In sports, everyone is a winner—some people just win better than others. Like Nike Industrial Shoe Works Corp., who made advertising history last night by somehow turning pathetic, unprincipled skirt-chasing into a compelling pitch for golf clubs.

Seriously, what the hell is this? Even if you think it makes strategic business sense to publicly acknowledge that your biggest spokesperson is a total poonhound, is this really the best way to do it? It's hard to imagine another setup that so perfectly strikes all the wrong notes.

"What if he just made the creepiest hangdog face imaginable and we hold on that for 30 seconds?

"Not unsettling enough. Can we throw in a disjointed, computerized voiceover by his dead dad?"

"Bingo!"

Ok, so we're all up to speed that Tiger did a bad thing. But what are we, the viewers, supposed to take away from this particular message? That Tiger's dad would probably be cool with his son's philandering if only he learned a valuable lesson from it? (How many people think Tiger learned anything beyond, "Spring for the extra Blackberry"?) That he knows he's a bad little boy? Are we supposed to think Tiger Woods is the tragic hero now? That eerie expression just makes him look like a guy who shouldn't be trusted.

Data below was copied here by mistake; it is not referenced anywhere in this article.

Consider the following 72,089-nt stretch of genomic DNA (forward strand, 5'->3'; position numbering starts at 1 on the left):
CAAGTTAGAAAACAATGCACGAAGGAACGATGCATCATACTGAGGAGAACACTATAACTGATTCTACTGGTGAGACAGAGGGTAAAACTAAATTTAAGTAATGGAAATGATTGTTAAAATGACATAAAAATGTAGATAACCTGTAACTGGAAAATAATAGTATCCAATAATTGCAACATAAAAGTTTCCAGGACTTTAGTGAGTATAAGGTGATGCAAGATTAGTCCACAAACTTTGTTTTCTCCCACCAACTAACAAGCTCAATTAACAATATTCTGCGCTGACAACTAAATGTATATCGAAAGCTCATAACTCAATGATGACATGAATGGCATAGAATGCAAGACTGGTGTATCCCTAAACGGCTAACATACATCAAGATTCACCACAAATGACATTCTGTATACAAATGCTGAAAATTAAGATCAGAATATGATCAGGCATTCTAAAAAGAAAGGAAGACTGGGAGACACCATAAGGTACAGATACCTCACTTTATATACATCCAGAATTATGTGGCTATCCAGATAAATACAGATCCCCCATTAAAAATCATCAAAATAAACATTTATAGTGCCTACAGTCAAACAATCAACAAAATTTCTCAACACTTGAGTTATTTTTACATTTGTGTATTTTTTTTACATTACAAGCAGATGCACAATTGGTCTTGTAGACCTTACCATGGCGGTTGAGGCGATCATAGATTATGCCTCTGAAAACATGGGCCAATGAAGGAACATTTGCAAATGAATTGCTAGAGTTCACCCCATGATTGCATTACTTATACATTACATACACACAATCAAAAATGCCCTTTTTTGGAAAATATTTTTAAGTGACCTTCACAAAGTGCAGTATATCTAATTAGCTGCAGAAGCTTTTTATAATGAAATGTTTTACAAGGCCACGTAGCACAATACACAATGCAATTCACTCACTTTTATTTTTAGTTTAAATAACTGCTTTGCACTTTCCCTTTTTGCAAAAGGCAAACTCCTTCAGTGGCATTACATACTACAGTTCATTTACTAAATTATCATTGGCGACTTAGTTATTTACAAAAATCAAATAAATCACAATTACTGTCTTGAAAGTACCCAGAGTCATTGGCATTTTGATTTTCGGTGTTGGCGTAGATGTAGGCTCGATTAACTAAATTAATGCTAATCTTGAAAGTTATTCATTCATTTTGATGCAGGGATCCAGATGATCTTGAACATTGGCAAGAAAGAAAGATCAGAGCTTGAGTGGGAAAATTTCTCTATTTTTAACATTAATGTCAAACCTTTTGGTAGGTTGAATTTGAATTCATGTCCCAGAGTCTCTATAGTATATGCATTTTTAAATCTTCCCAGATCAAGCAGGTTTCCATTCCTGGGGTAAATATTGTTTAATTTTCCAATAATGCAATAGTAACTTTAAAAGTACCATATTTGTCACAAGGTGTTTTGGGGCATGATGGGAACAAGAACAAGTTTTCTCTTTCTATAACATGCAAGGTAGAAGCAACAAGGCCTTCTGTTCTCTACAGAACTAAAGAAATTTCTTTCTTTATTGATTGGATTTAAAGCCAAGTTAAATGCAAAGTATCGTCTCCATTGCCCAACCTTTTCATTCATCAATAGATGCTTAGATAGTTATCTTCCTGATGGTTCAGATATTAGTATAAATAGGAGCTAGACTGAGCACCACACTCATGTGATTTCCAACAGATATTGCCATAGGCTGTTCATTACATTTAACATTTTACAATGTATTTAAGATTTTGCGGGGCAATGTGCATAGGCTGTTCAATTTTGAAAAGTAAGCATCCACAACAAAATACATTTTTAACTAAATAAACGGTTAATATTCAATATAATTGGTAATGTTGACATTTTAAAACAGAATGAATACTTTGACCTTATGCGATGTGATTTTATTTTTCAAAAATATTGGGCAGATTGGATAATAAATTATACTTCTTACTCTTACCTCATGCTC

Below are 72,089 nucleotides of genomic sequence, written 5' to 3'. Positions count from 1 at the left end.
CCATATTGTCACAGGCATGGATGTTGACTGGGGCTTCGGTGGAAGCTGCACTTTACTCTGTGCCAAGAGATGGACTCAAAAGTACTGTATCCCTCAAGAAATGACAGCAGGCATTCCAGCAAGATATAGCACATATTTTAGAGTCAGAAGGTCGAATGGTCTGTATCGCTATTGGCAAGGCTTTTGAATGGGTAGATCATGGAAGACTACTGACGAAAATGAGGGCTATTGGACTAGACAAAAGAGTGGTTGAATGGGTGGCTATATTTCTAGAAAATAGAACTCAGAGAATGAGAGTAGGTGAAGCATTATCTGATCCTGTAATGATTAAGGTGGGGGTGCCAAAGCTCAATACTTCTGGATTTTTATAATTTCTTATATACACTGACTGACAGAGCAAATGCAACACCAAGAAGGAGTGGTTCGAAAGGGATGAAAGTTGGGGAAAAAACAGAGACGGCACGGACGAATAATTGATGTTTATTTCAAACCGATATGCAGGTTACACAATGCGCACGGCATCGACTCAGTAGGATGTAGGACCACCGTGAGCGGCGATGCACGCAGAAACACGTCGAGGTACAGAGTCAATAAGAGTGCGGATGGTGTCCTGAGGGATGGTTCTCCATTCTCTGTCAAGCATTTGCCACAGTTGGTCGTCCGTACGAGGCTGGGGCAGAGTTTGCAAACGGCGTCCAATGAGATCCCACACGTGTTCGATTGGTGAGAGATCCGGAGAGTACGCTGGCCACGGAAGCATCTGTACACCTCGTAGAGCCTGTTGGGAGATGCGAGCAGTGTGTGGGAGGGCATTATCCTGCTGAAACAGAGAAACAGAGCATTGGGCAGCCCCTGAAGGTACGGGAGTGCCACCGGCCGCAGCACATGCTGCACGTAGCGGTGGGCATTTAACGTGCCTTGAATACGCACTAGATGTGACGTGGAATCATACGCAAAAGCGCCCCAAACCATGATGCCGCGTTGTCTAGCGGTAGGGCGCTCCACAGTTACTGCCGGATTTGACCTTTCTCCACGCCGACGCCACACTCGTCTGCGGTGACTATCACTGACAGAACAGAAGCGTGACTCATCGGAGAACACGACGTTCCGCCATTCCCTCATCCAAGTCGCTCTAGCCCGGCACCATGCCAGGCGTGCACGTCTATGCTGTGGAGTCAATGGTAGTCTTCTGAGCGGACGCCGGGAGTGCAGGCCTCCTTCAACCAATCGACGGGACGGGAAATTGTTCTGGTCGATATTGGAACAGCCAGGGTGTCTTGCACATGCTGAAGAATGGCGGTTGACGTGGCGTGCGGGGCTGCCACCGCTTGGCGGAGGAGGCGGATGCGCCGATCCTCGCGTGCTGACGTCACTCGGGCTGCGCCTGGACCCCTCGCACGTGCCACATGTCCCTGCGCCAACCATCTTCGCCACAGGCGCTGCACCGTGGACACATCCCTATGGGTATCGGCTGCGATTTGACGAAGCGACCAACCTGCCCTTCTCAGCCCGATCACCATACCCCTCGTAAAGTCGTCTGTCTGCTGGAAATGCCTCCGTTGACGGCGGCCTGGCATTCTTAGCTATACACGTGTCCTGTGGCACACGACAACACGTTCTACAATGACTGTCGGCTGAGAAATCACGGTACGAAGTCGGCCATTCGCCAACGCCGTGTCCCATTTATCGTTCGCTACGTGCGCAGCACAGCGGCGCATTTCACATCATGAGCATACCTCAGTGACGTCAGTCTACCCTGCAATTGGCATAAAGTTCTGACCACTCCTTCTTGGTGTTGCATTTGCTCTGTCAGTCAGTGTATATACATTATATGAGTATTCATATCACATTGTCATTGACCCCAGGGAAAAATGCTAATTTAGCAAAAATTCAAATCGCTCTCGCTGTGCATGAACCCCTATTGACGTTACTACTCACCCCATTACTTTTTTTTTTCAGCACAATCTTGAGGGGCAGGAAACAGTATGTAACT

What purpose does this ad serve, beyond making everyone really uncomfortable and giving YouTube parody editors some raw material? (I eagerly await the one with the voiceover of Ray Coudriet asking Tiger not to bang his daughter.) If this is his and Nike's way of saying sorry, they can stuff it in a sack.

Oh, wait ... Now I get it. Every media outlet on the planet (including this one) is advertising the Nike logo this morning. For free. Hey, people still need shoes, right?

Dang it.